The other day I spotted a new Portuguese restaurant next to a boutique hotel. I wondered what the food was like and the prices. Next time I was in the area I went inside and got hold of the menu. I was shocked at the prices.
To give you an idea, the quarter chicken was priced at R63. That’s 233% higher than what you’d find in a reasonable priced restaurant. Another product that easy to compay: fishcakes. They were selling for R48, which was 160% higher than any reasonably priced restaurant.
We won’t ever be eating at that restaurant.
Price sensitivity in the recession is focused on frequently purchased product categories. This could be water, coffee, everyday beverages, comfort foods, bacon and snack bars. Air fresheners are very price sensitive. These price sensitive items tend to have higher prices per unit and there are longer times between purchases.
How do you determine your prices? Are you turning customers away?
Research also shows that people tend to save money on pricey purchases such as restaurant dining so that they can afford what is called “affordable luxuries”. These are discretionary purchases such as video games, gadgets, kitchen appliances and so on. Consumers go for everyday bargains to hold down their overall spending and free money for more expensive purchases, according to a report.
Some small business owners are sensitive to their pricing. For example, a computer shop owner I know prices consumables slightly above discount chains stores. But he stocks a slightly lower priced alternative computer consumable for highly price sensitive customers in his local area.
Loss-leader pricing gets feet in the door. You know, compost in spring for gardeners in nurseries. You collect your compost and by the time you get to the cash register or check out you have added a few more items to your trolley.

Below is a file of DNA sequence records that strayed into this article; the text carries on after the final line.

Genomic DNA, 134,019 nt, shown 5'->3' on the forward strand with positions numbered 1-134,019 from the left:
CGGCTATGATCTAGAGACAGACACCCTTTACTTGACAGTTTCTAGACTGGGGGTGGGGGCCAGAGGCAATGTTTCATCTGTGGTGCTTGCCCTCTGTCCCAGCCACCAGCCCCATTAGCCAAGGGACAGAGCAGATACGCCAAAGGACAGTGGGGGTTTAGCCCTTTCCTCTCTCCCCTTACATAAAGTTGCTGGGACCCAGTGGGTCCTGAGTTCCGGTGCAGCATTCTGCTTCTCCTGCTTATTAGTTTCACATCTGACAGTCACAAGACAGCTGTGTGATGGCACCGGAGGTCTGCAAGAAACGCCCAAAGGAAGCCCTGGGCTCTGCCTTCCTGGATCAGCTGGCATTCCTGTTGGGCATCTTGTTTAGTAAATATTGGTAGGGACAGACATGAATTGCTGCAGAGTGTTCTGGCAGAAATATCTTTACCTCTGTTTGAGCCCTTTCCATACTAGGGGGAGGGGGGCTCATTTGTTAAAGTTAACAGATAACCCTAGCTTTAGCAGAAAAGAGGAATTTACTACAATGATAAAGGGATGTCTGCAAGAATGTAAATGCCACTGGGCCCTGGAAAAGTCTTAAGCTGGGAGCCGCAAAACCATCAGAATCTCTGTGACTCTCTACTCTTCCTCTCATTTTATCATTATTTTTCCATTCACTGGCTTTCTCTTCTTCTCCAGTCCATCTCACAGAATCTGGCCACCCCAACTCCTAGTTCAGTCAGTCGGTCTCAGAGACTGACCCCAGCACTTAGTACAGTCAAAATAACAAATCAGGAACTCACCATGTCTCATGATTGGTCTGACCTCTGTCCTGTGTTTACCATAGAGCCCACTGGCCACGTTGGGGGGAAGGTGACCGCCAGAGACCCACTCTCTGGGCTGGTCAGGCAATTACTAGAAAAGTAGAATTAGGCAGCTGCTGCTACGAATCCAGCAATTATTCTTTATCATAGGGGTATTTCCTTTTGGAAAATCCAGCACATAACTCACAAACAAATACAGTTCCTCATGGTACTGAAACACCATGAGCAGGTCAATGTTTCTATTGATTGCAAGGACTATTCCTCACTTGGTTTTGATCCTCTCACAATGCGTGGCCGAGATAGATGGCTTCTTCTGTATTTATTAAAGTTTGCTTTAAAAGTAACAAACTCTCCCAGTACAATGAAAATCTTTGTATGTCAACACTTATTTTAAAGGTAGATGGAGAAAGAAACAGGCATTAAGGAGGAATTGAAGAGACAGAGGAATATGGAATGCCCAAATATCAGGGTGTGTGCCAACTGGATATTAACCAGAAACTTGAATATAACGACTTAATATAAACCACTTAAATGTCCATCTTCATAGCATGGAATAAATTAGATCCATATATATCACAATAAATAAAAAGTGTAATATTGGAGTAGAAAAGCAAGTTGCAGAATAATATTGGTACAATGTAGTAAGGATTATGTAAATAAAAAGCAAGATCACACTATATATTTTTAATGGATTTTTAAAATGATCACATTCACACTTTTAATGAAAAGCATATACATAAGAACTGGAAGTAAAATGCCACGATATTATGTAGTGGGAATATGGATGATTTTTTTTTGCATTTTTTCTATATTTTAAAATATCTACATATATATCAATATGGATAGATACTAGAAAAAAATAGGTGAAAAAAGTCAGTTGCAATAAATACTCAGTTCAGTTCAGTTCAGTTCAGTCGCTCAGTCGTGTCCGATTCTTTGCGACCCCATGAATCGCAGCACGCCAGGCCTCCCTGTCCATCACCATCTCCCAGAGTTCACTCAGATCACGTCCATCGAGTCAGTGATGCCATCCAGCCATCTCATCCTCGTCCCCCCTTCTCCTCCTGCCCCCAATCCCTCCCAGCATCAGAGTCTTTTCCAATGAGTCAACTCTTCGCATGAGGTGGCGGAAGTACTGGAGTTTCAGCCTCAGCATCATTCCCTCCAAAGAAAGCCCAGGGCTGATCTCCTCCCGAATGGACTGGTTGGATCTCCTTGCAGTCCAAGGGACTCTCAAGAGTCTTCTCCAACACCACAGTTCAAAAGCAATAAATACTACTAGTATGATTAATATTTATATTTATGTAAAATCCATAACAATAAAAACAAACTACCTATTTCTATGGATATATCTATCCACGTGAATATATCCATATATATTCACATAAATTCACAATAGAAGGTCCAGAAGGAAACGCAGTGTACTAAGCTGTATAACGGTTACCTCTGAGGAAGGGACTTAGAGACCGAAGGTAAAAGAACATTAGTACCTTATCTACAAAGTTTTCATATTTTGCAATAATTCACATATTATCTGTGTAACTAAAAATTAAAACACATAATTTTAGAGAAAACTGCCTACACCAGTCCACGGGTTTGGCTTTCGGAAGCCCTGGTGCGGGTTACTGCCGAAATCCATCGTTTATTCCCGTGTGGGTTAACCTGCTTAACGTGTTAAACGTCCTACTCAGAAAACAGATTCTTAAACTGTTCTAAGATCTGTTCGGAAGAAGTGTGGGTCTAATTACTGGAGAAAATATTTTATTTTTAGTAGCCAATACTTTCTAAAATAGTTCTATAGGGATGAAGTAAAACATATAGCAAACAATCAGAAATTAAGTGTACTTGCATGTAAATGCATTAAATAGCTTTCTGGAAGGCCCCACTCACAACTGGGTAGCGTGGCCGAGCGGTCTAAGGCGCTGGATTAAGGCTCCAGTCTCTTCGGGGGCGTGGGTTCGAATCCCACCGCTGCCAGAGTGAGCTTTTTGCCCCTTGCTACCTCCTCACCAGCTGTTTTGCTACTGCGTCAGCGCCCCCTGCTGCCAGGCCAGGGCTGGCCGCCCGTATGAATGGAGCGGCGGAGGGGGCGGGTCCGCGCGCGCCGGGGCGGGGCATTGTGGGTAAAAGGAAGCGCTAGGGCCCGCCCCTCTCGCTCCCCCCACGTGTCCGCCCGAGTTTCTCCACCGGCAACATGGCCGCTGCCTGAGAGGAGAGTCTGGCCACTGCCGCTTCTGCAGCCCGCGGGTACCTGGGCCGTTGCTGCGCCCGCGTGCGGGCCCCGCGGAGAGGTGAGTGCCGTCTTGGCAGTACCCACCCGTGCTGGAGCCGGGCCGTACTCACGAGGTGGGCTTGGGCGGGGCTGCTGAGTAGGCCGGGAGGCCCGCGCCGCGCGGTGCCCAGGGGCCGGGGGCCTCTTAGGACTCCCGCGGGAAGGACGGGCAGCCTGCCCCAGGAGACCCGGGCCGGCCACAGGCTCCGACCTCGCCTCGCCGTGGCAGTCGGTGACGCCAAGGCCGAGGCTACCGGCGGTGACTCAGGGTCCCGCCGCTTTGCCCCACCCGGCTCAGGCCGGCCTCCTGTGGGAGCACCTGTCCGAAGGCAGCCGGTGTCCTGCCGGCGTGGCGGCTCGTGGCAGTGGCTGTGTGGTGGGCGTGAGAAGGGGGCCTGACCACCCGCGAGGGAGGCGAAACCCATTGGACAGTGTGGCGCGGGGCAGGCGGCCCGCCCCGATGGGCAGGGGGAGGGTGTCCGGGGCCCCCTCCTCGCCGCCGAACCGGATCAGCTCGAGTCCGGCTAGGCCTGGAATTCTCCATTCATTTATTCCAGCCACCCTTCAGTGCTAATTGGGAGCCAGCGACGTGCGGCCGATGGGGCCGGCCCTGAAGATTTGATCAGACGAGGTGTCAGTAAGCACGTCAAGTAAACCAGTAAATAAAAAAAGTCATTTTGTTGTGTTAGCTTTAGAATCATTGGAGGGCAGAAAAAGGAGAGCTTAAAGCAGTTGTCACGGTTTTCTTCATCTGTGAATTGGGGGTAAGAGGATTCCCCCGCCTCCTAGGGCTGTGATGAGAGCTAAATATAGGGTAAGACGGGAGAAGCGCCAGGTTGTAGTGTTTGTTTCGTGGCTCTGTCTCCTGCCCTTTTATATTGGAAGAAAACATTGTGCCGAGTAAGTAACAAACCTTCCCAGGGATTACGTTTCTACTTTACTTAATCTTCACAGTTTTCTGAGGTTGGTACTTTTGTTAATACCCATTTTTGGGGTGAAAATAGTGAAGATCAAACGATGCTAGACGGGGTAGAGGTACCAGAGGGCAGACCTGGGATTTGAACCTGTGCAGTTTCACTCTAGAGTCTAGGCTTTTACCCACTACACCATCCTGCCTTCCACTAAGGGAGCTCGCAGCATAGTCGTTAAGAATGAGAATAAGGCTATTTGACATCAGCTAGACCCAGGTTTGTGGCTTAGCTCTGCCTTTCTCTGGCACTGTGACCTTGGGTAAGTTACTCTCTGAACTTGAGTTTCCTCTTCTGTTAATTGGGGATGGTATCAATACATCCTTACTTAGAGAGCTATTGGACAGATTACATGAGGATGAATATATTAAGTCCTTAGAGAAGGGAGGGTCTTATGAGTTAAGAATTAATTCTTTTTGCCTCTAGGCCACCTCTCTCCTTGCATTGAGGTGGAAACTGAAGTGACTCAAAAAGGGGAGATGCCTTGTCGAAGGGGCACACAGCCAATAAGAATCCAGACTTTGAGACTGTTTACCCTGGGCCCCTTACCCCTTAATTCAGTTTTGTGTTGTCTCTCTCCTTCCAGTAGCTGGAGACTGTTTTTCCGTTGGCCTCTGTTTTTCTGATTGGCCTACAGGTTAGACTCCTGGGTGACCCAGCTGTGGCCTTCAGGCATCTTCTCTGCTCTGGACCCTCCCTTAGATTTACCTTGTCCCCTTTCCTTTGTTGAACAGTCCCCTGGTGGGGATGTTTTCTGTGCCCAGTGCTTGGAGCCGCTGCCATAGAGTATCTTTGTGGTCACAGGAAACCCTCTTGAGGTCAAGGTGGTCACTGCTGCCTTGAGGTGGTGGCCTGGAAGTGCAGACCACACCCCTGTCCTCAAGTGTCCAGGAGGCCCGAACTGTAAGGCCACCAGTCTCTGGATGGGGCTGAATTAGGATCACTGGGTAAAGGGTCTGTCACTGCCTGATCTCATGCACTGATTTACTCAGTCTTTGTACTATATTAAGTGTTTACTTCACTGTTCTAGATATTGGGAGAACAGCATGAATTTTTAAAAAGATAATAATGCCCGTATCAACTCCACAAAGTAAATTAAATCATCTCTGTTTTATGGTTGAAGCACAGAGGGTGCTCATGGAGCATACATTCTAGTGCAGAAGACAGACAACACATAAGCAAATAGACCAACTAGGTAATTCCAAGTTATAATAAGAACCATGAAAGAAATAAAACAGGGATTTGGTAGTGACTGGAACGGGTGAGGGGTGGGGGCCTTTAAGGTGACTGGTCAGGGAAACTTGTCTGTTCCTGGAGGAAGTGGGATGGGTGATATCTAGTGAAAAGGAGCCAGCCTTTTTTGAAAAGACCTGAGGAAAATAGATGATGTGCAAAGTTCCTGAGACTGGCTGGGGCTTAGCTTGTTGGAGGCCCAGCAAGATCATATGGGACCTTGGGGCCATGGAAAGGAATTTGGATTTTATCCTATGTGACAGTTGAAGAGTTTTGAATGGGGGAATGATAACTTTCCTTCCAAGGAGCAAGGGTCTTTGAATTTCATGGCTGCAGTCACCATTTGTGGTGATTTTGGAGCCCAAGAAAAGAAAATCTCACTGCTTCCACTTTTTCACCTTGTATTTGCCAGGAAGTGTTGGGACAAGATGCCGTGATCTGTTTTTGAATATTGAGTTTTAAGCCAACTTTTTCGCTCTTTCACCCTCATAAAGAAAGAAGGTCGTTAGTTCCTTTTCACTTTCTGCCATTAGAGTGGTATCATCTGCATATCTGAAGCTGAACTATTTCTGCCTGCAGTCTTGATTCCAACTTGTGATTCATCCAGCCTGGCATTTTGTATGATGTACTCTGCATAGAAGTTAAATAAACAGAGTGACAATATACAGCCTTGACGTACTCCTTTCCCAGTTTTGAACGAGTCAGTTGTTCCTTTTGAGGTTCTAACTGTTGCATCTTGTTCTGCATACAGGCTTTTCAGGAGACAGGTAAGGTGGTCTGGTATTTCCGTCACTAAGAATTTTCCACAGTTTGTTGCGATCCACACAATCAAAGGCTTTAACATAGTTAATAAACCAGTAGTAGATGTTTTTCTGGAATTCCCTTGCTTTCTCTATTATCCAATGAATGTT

The worse kind of pricing I see is dog lines particularly in the hard goods area. Small business owners are saddled with stock that won’t move and then because it’s been standing in the store so long they up the price. The product just continues to sit. In cases like this you can’t recover sunk costs. Better to slash the price and get it off your floor as soon as possible.
Some research done on frequently purchased product categories shows that consumers within each segment may have different motivations for making purchases and may respond differently to price changes. The conventional wisdom is that loyal customers are price insensitive while non-loyals are sensitive to price changes when making purchase decisions in the frequently purchased product categories (Journal of Marketing Theory and Practice, volume 19, number 3 (Summer 2011). But new research shows that there are at least two consumer groups within each segment. Each group shows a different level of price sensitivity. The researchers conclude: marketing activities targeting the value-conscious loyal consumers should focus on enhancing the value-creating features of the products/services while those serving the deal-prone loyals should include monetary incentives.
In a nutshell, what this means is that all customers want you to show them more value (perhaps a free service now and again) and non-loyal customers want a discount. But you have to be careful because some variety-seeking non-loyals may not be interested. As the researchers say, “… the 20% discount may not be as effective in attracting new customers – especially those variety-seeking non-loyals – as a better shopping experience or a more extensive product line.”
Wrong pricing that ignores purchasing sensitivity can turn potential customers away. Correct pricing that matches your customer profile and motivations can reel them in.